Choice of subjects in Agricultural Sciences over time
More subjects, but also more choice
The comparison of timetables from 1939, 1971, 1994 and 2018 shows: the agricultural sciences degree programme is in constant development. While the basic subjects have remained the same over the years, there are more choices today than in the past.
When the agricultural study programme started in 1871, the training lasted just two years. The range of subjects on offer was not at all modest. The first three professorships covered the areas of farm management and animal production, plant production and arable farming, and agricultural chemistry and agricultural technology.
As early as 1875, the programme was replaced by a five-semester programme. Over time, the programme was extended by one semester until it finally grew to seven semesters in 1932. At that time, there was only the specialisation of dairy technician in addition to the general study of agriculture. More than a quarter of a century later, in 1958, the number of semesters was increased to eight. In 1971, the length of study was finally increased for the last time to ten semesters.
More subjects, more specialisations
If you look at the 1939 timetable today, the first thing you notice is that there are far fewer subjects. Nevertheless, the lessons covered the most important topics, including basic natural science subjects (mathematics, physics, biology and chemistry), crop protection/ecology, economics and law, agricultural technology and animal production. All these subjects have been retained over the years and are still taught at ETH today, in some cases the names have simply changed.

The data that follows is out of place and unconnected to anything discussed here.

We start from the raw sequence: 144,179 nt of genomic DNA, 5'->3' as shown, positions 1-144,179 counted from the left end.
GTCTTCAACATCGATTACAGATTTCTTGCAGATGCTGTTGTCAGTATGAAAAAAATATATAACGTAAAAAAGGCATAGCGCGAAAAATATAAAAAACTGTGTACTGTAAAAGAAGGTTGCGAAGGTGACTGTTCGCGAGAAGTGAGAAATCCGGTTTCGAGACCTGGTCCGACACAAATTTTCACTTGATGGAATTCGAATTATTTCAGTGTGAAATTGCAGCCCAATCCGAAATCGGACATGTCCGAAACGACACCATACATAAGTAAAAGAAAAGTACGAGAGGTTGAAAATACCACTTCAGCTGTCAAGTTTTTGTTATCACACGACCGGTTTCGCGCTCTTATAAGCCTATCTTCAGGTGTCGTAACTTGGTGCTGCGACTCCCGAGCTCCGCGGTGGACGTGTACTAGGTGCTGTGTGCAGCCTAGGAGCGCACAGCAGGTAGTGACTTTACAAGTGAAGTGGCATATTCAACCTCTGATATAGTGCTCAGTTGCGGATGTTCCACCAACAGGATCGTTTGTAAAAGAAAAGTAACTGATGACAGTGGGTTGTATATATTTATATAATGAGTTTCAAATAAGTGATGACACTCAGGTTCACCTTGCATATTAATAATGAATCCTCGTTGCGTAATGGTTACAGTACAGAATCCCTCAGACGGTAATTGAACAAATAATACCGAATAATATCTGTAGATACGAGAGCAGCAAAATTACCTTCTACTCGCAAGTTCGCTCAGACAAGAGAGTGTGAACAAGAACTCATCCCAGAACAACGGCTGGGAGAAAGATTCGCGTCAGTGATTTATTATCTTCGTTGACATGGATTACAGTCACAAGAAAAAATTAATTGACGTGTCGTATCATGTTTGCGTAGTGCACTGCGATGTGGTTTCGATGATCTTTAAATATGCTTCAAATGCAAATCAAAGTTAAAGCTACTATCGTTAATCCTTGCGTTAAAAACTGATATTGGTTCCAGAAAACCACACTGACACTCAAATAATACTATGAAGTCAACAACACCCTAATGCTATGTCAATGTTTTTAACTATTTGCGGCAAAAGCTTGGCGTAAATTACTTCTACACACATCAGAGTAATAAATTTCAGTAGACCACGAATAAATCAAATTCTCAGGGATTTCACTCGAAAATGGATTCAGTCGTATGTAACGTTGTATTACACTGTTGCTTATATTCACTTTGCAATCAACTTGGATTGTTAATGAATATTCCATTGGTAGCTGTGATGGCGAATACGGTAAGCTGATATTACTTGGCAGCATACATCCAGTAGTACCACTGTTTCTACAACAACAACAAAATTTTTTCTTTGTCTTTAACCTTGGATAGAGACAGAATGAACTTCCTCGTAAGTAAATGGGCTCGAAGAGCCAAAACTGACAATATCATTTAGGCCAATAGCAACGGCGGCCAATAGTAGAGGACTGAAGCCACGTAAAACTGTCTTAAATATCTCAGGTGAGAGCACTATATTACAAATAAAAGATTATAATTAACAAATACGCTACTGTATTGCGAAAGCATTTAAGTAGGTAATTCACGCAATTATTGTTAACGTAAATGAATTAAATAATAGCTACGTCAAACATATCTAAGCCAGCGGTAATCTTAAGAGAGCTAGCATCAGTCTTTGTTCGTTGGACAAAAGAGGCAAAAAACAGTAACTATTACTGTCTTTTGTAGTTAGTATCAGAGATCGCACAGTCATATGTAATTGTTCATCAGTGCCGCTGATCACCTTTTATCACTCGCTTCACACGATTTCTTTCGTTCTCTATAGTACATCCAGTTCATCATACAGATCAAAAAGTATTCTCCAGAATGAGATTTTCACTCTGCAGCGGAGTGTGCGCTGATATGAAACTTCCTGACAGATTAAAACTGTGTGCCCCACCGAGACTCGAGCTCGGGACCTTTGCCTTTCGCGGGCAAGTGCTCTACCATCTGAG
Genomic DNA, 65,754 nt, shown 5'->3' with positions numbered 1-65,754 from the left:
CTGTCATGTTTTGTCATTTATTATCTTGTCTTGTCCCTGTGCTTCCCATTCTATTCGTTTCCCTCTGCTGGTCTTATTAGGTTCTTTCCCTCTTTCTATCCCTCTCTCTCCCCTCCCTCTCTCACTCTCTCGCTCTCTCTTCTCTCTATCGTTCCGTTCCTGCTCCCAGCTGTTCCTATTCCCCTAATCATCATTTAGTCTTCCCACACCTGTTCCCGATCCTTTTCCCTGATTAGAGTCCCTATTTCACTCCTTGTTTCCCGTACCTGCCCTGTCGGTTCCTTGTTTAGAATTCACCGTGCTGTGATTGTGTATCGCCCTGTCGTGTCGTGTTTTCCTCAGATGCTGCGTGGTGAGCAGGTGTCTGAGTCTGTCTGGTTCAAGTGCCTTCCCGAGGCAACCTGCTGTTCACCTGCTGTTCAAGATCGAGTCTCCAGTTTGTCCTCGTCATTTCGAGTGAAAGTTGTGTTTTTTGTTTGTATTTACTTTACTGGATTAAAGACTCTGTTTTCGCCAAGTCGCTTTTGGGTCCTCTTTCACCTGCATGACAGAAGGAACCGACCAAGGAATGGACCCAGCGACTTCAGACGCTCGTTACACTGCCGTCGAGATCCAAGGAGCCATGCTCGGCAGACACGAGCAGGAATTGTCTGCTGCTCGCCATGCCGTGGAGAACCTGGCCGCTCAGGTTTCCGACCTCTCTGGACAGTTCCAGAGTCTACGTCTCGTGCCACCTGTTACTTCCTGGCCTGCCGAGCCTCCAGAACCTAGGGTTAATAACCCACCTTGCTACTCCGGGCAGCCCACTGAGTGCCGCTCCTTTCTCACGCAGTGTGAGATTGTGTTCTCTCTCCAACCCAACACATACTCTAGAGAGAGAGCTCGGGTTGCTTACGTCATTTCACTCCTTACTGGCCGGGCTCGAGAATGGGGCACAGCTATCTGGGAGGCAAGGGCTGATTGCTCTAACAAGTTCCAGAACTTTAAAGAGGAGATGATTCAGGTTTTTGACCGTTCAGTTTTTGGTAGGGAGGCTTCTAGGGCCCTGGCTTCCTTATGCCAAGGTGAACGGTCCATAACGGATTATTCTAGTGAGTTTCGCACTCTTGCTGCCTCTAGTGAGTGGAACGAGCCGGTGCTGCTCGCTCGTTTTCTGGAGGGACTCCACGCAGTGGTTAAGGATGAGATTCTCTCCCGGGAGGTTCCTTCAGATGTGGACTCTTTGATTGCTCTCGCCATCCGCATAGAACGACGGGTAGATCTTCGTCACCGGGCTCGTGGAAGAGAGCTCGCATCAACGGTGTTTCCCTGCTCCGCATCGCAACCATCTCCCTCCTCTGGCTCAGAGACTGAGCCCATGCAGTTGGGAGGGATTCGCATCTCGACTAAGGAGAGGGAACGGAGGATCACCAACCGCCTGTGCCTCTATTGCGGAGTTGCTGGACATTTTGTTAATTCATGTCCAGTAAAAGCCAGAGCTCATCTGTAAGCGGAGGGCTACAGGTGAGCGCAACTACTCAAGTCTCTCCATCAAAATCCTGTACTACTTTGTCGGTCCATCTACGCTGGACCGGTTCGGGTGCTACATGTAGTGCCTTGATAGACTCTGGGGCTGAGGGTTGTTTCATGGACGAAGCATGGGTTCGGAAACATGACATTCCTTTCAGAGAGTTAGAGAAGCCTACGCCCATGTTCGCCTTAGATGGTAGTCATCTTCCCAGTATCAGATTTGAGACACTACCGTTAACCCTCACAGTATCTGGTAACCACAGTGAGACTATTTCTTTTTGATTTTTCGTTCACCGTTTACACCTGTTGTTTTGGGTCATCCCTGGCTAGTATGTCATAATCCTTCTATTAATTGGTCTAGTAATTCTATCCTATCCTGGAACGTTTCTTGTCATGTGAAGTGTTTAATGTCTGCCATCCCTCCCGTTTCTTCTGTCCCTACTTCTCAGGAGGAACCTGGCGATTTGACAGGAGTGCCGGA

In 1946, agricultural technology was added as a new subject to the dairy technician study programme. Agricultural biotechnology and agroecology were not introduced as specialisations until 1994.
From 1971 onwards, the basic education was expanded to include several new subjects: Computer Science and Politics, as well as field trips, seminars and lectures on tropics/world. Although the basic studies looked more or less similar to 1939, more electives were added over time. The study programme thus became more flexible and now better adapted to the interests of the individual students.
In the twenty-first century, in the course of the Bologna reform process, the study programme was redesigned into a Bachelor’s and Master’s programme. In 2016, the last study reform for the time being, AGROfutur, came into force, in the course of which the study programme was revised once again. At the Bachelor’s level, the goal is the broad acquisition of knowledge in various agricultural science disciplines, as stated in the guide. At the Master's level, in-depth agricultural science expertise is acquired.
The agricultural science study programme is more extensive today than it used to be. Since the demands on agricultural scientists are diverse and constantly changing, there will probably be further study reforms in the future.